Barrett-Jackson has broken from the pack of other auctions since 2005, being the first to run "No Reserve" auctions, which has led to dramatically increased sales; serious bidders will not bid on a car with a reserve. If they do bid they give up early thinking they will not meet the seller's secret reserve price.
We have a lot of experience dealing with this issue of reserve pricing on eBay Motors where we have sold numerous cars over the years for our clients. The way it works is a seller is worried how little their car might sell for. So they set a reserve price, and if the bidding does not meet that minimum reserve price, the seller reserves the right to walk away without selling.
I can tell you personally, that most fixed price sellers and reserve sellers on eBay are asking too much, and I never bid on any item that has a reserve price. This is why Barrett-Jackson wants you to consign your car as no reserve, because let's face it, every car they drive over the auction block will sell. It's just a matter of how much, and bidders set that price, not sellers.
There will be a small number of vehicles listed at their auction that have a reserve, they allow a few reserve priced cars, with an increased 12% commission. The auctioneer announces that it has a reserve price and the word "Reserve" appears on the screen at the auction block.
Once bidding reaches the secret reserve price, the word drops off and now the car will sell. Your car must have a value of over $150,000 for them to allow a reserve price. They allow this on high value cars to prevent a $1 million car from selling for $20,000.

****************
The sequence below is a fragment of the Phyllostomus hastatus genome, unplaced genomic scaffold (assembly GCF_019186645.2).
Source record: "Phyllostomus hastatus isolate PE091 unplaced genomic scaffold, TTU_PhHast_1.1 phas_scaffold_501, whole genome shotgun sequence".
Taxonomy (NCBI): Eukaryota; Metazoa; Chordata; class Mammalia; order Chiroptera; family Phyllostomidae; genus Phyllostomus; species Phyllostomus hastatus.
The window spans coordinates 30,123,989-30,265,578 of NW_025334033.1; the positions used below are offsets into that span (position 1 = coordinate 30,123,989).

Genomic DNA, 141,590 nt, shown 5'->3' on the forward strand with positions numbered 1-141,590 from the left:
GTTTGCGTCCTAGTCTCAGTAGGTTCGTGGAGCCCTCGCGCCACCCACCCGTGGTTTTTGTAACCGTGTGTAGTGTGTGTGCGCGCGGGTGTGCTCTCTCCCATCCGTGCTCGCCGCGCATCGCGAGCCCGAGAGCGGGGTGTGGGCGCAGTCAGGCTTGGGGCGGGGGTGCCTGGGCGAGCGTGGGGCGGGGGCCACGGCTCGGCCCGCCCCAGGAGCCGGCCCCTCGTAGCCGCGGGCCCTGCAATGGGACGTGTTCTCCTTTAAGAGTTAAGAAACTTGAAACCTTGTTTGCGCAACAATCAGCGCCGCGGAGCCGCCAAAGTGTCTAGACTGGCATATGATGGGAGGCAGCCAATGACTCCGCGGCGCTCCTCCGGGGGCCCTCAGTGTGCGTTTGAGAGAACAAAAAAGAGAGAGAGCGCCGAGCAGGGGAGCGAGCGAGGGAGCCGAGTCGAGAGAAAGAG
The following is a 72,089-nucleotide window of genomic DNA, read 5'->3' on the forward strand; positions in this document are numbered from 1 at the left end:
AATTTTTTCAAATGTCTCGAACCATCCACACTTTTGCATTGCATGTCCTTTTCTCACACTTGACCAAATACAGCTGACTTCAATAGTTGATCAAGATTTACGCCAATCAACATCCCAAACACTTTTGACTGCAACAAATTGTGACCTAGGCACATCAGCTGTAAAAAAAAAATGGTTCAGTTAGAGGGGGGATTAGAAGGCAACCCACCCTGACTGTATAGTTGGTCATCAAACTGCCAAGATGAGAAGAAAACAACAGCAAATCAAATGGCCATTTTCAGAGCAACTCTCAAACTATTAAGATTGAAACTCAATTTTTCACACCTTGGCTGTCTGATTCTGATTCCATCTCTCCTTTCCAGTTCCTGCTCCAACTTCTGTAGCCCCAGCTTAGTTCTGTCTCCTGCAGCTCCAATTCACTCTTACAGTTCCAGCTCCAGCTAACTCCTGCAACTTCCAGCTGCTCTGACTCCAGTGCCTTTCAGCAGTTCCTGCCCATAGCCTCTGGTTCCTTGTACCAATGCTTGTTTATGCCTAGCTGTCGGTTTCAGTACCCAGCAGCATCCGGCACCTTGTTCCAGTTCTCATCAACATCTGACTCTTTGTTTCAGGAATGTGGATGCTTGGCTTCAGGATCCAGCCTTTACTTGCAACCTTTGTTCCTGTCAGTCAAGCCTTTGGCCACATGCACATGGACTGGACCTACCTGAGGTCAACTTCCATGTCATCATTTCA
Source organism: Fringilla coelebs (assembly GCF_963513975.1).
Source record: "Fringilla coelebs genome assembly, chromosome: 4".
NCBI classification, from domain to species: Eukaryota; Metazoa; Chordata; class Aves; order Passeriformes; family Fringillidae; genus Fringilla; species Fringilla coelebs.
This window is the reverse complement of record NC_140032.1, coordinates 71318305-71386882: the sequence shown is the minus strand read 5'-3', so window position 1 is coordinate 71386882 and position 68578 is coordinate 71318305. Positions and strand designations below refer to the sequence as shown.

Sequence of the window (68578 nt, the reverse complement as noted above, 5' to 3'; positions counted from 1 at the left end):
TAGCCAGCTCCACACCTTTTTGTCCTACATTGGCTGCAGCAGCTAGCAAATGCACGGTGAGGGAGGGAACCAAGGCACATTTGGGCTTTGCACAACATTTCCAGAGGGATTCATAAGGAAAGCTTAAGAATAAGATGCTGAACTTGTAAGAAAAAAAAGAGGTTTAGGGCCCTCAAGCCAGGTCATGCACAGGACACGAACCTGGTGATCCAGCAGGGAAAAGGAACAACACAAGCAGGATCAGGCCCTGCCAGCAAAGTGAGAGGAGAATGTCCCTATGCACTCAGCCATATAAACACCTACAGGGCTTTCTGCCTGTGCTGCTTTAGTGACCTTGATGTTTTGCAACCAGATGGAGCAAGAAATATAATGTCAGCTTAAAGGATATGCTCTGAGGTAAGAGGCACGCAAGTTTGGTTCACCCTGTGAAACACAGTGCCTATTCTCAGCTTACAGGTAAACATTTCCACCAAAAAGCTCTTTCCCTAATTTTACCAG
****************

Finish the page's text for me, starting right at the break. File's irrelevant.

If you want to get pictures of cars in the tents, arrive early before the crowds, otherwise there's too many car admirers walking in front of you taking your photos. Or you can wait until after 5 PM, when the midway is deserted.
How they get paid
Barrett-Jackson earns their money via an 8% seller's premium charged to the seller (consignor) when their car is sold. They also collect a 10% bidder's premium from the buyer once the car sells and 15% on automobilia sales. There are also ticket sales for the public to enter the fairgrounds, merchandising, food, advertisers and more.
If you are a regular person who paid admission to the auction, you are not getting a seat you can only stand off to the side of the auction area roped off from bidders who have reserved seats. The picnic area on the midway has some seating and a giant screen showing live auctions.